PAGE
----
How to Deal with Thesis Life


Thesis forms an integral and inevitable part of your academic study. Even if you do not have to write a Thesis per se, you usually still have to conduct some kind of a special final project. And let’s face it, this phase is not easy. But fret not, our Editor Anissa will share some of her best tips for managing your thesis life. Happy researching and writing!

As a college student, at the end of the day, there is one thing that you most likely cannot escape: writing your thesis! It is a challenging process, but with some arrangements, you don’t have to stress too much! Here are some tips on how to manage your thesis life.

1.Take a mental note of your deadline and establish a working timeline
Establish in your mind from very early on that your thesis is a project with a limited time frame. It has to be submitted at a certain point. But to finish on time, it is not enough just to take a mental note of your final thesis submission date.

You should start setting manageable deadlines for each stage of your thesis. Breakdown your workload into smaller chunks and set a realistic deadline for each – do not forget to set aside good time for proofreading (you need fresh eyes to spot gaps or typos in your writing) and aim to submit at least a day prior to deadline (anticipating unwanted things, such as technical issues).

An example of working timeline for a thesis which must be finished in 3 months can look something like this:

FINAL DEADLINE: 20 September 2018

  • topic finalization and approval from supervisor (deadline: 15 May 2018);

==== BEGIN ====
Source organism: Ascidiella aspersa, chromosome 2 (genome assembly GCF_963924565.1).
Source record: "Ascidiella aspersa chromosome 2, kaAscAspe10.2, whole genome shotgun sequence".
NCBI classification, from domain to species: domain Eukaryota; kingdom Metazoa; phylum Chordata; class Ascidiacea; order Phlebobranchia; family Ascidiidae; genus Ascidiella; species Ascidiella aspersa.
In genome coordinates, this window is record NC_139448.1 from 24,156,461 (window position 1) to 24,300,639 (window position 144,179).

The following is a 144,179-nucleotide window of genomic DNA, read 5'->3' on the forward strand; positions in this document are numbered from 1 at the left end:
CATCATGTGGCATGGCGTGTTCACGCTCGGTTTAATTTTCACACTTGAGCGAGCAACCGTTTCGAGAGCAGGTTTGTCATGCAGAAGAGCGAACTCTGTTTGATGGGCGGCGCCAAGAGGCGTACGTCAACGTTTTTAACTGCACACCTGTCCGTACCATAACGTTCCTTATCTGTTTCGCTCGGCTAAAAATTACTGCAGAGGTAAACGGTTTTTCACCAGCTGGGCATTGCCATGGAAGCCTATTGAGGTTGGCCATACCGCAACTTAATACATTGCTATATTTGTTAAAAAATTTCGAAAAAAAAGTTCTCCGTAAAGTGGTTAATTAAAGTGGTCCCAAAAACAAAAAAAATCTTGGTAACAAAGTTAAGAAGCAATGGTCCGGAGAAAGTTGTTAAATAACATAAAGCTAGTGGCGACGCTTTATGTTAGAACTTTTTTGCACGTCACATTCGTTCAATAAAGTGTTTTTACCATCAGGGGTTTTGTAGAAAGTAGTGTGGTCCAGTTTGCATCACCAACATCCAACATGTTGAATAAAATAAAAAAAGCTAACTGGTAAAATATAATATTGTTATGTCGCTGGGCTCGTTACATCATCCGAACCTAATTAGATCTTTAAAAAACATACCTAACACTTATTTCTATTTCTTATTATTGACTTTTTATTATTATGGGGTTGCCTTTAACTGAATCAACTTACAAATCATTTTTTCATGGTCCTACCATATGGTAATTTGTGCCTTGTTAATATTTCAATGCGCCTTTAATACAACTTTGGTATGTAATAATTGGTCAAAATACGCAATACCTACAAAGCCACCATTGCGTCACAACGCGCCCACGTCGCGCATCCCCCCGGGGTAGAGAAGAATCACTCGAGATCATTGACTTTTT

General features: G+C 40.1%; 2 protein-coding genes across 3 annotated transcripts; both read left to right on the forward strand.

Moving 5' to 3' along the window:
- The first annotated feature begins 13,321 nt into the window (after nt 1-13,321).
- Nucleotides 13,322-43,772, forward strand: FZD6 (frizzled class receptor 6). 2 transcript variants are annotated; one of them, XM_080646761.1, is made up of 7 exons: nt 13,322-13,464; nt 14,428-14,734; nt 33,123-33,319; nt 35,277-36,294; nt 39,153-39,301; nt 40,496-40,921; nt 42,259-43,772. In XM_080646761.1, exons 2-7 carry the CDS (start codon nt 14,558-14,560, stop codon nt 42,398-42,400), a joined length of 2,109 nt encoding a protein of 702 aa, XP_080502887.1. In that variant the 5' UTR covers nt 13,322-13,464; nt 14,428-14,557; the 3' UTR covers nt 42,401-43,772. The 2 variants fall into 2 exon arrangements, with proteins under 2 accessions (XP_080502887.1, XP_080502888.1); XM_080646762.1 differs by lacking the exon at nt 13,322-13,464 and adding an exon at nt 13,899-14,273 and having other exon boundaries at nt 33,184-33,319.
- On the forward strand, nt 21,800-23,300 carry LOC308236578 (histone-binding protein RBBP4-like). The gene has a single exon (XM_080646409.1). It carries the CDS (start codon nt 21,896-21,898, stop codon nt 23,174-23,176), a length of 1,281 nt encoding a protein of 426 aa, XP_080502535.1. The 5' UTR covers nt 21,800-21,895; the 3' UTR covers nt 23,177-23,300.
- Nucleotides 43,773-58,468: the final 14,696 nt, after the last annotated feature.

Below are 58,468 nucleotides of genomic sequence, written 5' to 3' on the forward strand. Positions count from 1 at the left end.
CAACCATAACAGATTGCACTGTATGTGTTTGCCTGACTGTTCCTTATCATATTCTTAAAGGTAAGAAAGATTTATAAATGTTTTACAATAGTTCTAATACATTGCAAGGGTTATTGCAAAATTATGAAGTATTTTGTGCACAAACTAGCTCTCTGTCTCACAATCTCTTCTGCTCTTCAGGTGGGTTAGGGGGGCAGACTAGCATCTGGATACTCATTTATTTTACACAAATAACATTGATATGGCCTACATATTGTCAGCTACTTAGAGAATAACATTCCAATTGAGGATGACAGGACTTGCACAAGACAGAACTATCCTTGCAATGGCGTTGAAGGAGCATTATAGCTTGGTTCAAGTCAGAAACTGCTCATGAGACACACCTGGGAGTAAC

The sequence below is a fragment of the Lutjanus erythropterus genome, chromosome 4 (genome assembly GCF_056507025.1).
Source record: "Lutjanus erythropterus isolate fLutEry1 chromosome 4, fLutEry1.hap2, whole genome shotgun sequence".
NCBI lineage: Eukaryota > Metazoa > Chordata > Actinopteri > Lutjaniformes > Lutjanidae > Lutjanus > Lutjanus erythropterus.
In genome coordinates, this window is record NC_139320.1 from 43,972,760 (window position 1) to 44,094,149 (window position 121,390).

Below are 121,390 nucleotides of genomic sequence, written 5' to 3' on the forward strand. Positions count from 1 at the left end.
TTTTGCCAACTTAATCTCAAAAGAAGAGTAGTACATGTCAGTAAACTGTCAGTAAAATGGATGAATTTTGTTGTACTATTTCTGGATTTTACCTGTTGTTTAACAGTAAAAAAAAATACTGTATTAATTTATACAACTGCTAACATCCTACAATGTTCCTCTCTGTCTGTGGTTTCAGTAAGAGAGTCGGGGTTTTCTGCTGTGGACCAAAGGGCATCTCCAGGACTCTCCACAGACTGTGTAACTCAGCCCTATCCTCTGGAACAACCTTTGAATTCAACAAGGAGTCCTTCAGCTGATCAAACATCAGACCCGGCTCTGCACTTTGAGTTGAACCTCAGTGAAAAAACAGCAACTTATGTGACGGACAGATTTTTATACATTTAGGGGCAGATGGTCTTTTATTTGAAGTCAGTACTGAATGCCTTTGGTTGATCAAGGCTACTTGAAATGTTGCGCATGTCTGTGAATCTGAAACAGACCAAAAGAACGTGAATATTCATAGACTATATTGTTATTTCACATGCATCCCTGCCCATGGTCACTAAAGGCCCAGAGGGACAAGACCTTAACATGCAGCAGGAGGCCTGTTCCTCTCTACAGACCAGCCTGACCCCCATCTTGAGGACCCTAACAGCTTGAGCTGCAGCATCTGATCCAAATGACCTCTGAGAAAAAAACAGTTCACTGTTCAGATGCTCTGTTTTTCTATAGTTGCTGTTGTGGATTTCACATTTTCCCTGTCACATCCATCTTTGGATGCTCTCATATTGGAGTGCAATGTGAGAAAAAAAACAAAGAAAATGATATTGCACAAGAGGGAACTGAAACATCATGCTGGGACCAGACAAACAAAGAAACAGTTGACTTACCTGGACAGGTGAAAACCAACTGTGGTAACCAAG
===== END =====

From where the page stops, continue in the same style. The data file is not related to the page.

• literature review (deadline: 18 June 2018, 2 weeks after final exams);
  • data collection (deadline: 25 July 2018);
  • writing chapter 1 (deadline: 10 August 2018);
  • writing chapter 2 (deadline: 20 August 2018);
  • writing chapter 3 (deadline 1 September 2018);
  • finalizing introduction and conclusion (13 September 2018);
  • proofreading (18 September 2018);
  • final submission (19 September 2018).

This exercise will not only help ensure you stay on track, but allow your mind to be more organized. Oftentimes, we procrastinate or fail to meet our deadlines because our minds are too cluttered or because we think the task at hand is too large.

Mark these deadlines on your personal calendar – in your desk, in your laptop desktop background, your phone… anywhere that is visible to you daily!

2.Map your ideas, and then just begin writing!

WhatsApp Image 2018-10-25 at 11.58.18Sometimes, we find it difficult to write despite having ideas in our heads. Maybe we feel we don’t have the perfect sentences or have so much to say yet we do not know where to start!

One solution to this is a mind map. Find the few key words that represent your topic or research question in a certain order (it’s best to follow your plan for the thesis structure), then write everything you want to share about each keyword in several branches. You might also include some quotes or author names to represent the literature relevant to each key word. Update the mind map anytime you have an idea, find an important quote in literature, etc.